Ulansuhai Lake (N40°36′–41°03′, E108°43′–108°57′) is located in Ulate County, Inner Mongolia, China. It covers an area of 292 km2 (Figure 1). Historically, Ulansuhai Lake has played an important role in maintaining the ecological balance of the surrounding region. However, for the past decade, it has faced severe eutrophication due to large amounts of input nutrients in the return water from farmland irrigation. Through nearly ten drainages from the upstream agricultural region, an average of 1088.59 × 103 kg nitrogen and 65.75 × 103 kg phosphor are discharged into the lake each year [28, 29]. The lake is now facing a serious ecosystem health challenge [28, 29].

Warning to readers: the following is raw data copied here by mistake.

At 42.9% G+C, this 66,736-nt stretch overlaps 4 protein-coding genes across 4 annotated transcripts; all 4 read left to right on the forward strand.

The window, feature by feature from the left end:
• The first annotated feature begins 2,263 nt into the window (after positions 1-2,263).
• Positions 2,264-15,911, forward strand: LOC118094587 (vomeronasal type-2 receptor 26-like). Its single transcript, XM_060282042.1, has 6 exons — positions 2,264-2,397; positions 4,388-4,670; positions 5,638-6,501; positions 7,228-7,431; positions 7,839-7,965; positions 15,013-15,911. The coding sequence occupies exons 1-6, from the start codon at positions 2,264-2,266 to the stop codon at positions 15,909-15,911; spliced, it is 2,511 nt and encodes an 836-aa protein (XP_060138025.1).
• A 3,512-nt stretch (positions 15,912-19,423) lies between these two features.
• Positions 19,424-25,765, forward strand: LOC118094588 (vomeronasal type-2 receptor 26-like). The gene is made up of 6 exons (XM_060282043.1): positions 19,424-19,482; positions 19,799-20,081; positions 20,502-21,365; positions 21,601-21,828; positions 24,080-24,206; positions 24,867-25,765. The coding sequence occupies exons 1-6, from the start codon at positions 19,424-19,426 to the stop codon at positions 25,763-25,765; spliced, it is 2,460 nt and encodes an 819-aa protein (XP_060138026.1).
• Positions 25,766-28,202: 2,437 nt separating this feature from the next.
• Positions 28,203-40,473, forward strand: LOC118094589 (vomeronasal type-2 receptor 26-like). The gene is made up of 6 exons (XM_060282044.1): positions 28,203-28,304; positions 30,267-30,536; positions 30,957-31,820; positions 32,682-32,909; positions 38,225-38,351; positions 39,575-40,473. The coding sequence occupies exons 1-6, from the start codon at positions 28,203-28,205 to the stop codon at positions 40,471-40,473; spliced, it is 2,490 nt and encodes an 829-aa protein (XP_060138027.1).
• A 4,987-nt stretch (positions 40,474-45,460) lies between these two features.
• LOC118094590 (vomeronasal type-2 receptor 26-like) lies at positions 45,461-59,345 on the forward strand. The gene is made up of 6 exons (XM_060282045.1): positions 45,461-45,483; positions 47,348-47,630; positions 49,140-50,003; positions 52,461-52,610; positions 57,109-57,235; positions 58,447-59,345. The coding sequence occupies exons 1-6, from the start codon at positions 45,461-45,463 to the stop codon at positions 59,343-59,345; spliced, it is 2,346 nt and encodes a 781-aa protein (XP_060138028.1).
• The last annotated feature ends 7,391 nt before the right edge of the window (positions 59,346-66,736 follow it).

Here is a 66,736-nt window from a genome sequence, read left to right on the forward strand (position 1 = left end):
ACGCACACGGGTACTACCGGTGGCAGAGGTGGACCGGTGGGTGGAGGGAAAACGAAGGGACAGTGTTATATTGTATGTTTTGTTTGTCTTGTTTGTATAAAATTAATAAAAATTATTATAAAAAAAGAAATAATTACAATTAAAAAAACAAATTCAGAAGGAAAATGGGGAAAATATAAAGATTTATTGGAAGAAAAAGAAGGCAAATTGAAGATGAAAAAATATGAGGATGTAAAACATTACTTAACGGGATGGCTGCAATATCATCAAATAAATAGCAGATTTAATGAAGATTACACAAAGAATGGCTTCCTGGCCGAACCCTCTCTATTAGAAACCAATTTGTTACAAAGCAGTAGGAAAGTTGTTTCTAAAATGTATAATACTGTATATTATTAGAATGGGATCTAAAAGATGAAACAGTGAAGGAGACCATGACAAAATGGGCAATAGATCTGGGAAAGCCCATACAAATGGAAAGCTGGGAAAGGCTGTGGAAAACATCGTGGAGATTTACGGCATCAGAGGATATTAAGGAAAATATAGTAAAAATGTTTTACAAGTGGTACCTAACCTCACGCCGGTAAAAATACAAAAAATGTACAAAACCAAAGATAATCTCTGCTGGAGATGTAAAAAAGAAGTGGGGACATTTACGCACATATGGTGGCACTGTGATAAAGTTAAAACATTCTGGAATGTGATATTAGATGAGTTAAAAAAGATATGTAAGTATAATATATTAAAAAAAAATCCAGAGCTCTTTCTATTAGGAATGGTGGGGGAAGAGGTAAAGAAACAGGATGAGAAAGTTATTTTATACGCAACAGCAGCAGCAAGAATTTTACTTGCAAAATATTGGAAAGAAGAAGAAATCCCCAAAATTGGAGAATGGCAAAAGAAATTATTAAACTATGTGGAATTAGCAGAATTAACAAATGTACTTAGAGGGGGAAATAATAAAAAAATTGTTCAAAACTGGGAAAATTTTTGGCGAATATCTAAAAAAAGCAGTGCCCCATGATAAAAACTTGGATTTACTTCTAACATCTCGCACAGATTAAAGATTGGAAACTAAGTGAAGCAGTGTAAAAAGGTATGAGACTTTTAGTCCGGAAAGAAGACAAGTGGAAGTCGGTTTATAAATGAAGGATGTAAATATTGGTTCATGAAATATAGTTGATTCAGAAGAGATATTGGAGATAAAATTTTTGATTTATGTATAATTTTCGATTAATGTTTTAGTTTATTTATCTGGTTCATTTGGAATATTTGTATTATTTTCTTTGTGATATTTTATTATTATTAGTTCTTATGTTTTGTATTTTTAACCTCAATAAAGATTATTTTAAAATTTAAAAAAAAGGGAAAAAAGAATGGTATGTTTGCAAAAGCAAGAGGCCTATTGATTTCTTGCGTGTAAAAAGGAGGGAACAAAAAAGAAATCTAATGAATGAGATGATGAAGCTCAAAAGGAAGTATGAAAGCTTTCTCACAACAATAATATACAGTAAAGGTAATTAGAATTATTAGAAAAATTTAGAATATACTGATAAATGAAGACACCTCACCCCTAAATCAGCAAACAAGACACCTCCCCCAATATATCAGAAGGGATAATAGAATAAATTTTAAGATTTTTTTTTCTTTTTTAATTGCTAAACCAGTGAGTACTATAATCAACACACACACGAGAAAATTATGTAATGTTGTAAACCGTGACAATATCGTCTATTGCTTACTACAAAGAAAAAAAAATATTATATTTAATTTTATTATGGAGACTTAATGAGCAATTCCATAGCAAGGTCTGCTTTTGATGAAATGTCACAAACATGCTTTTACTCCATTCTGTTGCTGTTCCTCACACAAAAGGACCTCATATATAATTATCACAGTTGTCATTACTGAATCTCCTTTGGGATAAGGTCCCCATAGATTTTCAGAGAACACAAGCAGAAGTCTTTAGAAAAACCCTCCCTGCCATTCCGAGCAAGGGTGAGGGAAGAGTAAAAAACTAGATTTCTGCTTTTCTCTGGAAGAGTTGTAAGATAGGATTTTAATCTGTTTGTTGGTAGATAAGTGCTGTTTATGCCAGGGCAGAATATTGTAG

Figure 1: Location of the Ulansuhai Lake.

3. Methods

3.1. The CW and Sampling Sites

The CW analyzed for this study is situated in the 8th drainage. The primary source of the drainage is from spring irrigation (April) and autumn irrigation (October) return water from the upstream region. The largest flowing velocity of these return flows reaches 0.3 m/s. The dimensions of the constructed wetland are 1200 m (L) × 5.0 m (W). The substrates are primarily at a depth of 0.3 m in the natural sediments on the bottom with sparse submerged plants (Potamogeton pectinatus). The CW is divided into three segments, according to the dominant aquatic plants. Aquatic plants, including Phragmites communis, Typha angustifolia, and Iris tectorum Maxim, were chosen for the current study because they are a dominant species in the region. After nearly two years of cultivation, these plants were growing well in the CW. Detailed information is depicted in Table 1.

Table 1: Detailed information of the three segments of the CW.

A total number of 12 sampling sites were set in the CW at 100 m intervals. Three parallel samples were collected weekly from each segment and stored at −18°C until analysis.